typical system of this type is shown in US. Pat. No. 3,244,983 granted to R. J. Ertmian. The frequency is counted periodically by a set of decimal counting units, and the count is digitally displayed. However, such devices have been complex and have not previously been employed in automatic direction finder systems. Digital systems have also been heretofore employed as time pieces to count and digitally display time.

SUMMARY OF THE INVENTION This invention relates to an improved automatic direction finding radio which has both a frequency readout mode for tuning and a time readout mode for timing purposes. A mode selection switch and a start-reset timing switch are located for the convenience of the pilot. The ADF not only combines two important navigational functions in one system, but significantly improves the performance of both functions. The ADF may be pretuned to a desired station with precision, without receiving an audio identification signal. The ADF has no contacts associated with the tuning circuit and therefore has a long and maintenance free life. The timing mode provides the ideal stop-watch capability with an improved display.

More particularly, in the preferred embodiment of the present invention, there is provided in combination with an automatic direction finder system, an electronic pulse counting system for counting time based pulses and a radio frequency. Gating circuitry directs electronic pulses to a plurality of series-connected pulse counters. The pulses are representative of either a timing frequency provided by a signal generator or a radio frequency provided by a radio wave receiver, in accordance with a predetermined selection of either a time mode or a frequency mode, respectively. The resulting count is visually displayed by an array of digital display devices. Logic circuitry utilizes the pulses representative of the timing frequency to control the operation of the pulse counters and the display devices.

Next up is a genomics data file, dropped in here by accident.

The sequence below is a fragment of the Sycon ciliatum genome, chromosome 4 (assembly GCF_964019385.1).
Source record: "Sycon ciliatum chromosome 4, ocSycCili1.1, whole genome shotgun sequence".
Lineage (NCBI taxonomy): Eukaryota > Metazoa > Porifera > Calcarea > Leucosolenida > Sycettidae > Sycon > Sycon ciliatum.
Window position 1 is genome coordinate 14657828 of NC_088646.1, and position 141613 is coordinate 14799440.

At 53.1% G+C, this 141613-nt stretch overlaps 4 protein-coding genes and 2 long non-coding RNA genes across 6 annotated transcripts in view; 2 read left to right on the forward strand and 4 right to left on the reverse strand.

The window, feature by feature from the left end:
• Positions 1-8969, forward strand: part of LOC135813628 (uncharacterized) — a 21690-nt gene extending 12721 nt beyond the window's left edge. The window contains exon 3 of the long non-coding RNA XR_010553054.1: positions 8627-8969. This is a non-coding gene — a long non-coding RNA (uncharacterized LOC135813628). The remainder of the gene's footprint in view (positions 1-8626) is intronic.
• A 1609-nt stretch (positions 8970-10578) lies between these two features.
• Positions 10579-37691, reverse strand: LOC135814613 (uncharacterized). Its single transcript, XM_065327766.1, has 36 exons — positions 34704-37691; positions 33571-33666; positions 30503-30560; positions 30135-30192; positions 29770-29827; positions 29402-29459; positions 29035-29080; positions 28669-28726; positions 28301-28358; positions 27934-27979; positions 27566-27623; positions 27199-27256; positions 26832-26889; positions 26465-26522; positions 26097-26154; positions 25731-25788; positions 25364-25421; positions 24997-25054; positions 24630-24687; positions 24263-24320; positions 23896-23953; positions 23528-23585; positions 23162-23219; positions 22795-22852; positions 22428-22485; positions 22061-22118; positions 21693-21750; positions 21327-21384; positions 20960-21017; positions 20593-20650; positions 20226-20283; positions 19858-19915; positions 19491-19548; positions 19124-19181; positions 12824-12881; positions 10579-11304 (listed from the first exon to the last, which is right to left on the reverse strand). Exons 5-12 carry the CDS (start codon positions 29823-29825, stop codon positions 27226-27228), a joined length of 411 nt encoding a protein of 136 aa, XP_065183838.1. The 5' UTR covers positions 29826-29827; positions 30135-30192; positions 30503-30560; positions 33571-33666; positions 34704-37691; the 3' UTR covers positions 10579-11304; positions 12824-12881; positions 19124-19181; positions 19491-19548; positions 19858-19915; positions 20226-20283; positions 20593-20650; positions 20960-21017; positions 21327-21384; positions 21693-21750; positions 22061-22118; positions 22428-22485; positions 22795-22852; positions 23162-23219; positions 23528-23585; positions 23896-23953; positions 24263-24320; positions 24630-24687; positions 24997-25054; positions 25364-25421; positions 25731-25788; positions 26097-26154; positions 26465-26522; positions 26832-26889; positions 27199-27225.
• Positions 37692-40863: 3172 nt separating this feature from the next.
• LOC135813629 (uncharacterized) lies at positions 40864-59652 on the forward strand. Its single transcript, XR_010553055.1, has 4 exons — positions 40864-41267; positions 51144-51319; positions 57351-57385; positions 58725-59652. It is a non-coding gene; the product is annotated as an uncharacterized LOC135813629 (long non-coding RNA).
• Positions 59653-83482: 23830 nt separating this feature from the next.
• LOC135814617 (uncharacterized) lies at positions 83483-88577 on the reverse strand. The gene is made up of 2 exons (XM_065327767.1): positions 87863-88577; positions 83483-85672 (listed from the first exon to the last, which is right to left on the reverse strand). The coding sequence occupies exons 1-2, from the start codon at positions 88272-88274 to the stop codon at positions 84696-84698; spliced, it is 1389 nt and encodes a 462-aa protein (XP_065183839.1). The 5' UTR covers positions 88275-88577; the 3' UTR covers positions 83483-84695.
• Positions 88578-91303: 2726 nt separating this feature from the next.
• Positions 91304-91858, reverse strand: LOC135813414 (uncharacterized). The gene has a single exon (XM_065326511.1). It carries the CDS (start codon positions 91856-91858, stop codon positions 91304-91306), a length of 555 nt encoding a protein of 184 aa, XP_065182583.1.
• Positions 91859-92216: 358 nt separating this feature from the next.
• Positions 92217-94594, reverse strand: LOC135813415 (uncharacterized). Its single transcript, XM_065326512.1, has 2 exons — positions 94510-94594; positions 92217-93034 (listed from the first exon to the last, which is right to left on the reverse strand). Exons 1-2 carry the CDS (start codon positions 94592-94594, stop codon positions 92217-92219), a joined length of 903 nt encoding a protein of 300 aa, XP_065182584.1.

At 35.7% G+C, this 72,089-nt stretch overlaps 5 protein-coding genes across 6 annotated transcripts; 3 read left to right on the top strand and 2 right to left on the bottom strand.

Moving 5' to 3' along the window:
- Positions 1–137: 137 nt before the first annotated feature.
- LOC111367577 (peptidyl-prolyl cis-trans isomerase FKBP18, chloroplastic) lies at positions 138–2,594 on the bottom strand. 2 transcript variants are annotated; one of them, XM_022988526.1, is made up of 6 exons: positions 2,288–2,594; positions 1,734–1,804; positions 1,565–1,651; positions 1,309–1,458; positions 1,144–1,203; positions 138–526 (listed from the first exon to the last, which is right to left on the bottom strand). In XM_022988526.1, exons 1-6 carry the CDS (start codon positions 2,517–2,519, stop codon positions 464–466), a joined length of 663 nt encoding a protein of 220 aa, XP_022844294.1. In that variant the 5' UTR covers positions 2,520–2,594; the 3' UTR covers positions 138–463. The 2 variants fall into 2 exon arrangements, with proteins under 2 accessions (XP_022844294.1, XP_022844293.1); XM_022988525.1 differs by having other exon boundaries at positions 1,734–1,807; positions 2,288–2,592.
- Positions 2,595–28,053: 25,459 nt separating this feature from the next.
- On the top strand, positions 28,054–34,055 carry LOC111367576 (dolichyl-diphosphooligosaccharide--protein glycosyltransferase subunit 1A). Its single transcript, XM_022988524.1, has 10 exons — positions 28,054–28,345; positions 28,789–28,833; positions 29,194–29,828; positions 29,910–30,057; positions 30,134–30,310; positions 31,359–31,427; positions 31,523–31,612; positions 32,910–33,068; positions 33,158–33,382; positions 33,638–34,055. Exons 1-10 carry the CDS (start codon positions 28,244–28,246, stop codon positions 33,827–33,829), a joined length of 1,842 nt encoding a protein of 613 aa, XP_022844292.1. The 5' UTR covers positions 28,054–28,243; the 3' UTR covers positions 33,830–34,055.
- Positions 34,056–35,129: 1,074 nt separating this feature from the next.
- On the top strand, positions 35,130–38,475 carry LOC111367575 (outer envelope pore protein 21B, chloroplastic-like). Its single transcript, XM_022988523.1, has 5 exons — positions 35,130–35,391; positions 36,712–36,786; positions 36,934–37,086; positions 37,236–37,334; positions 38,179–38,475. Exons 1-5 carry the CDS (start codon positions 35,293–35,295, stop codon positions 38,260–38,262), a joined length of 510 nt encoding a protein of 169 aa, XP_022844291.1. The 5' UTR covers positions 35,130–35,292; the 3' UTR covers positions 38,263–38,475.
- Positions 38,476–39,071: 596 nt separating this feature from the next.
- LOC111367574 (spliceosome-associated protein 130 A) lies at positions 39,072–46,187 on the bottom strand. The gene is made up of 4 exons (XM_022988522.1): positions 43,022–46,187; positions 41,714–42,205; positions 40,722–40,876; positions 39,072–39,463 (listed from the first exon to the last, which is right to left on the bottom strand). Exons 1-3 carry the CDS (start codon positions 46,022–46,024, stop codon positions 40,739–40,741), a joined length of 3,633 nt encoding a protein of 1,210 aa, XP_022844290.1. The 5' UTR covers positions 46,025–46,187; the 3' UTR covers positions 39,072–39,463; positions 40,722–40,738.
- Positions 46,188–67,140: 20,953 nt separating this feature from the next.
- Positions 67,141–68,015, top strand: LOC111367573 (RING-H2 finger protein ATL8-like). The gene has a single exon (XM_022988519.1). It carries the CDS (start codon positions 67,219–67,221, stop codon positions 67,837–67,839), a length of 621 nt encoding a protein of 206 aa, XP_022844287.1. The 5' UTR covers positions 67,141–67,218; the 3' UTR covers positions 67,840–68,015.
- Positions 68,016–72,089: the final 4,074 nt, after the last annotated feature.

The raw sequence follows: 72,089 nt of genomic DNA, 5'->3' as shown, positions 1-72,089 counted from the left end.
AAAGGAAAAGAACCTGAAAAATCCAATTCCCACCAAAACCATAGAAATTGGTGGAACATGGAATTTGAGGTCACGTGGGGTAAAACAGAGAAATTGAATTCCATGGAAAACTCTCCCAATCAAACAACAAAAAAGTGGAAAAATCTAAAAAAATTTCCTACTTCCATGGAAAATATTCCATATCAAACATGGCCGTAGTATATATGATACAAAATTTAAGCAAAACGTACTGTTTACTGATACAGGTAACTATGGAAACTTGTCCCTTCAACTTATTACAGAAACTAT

In the frequency mode the pulse counters are set to zero during a reset cycle. Then during a preload cycle the counters are loaded to a count value such that the intermediate frequency of the radio wave receiver is automatically subtracted out of the frequency count during a count cycle which follows the preload cycle. Finally, in a read cycle, the frequency count is gated to the digital display devices where it is shown in kilohertz. These cycles are continually repeated while the pulse counting system operates in. the frequency mode, thereby displaying different frequencies as the ADF system is tuned.

In the time mode the pulse counters are initially set to zero. The counters count the time pulses substantially gated to them. The changing count of pulse counters is continually displayed in minutes and seconds by the digital display unit. A reset button provides a means to manually reset the counters to zero.

BRIEF DESCRIPTION OF THE DRAWINGS For a more complete understanding of the present invention and for further objects and advantages thereof reference may now be hade to the following description taken in conjunction with the accompanying drawings in which:

FIG. 1 is a front view of the instrument panel, including the digital display unit, in the automatic direction finder system;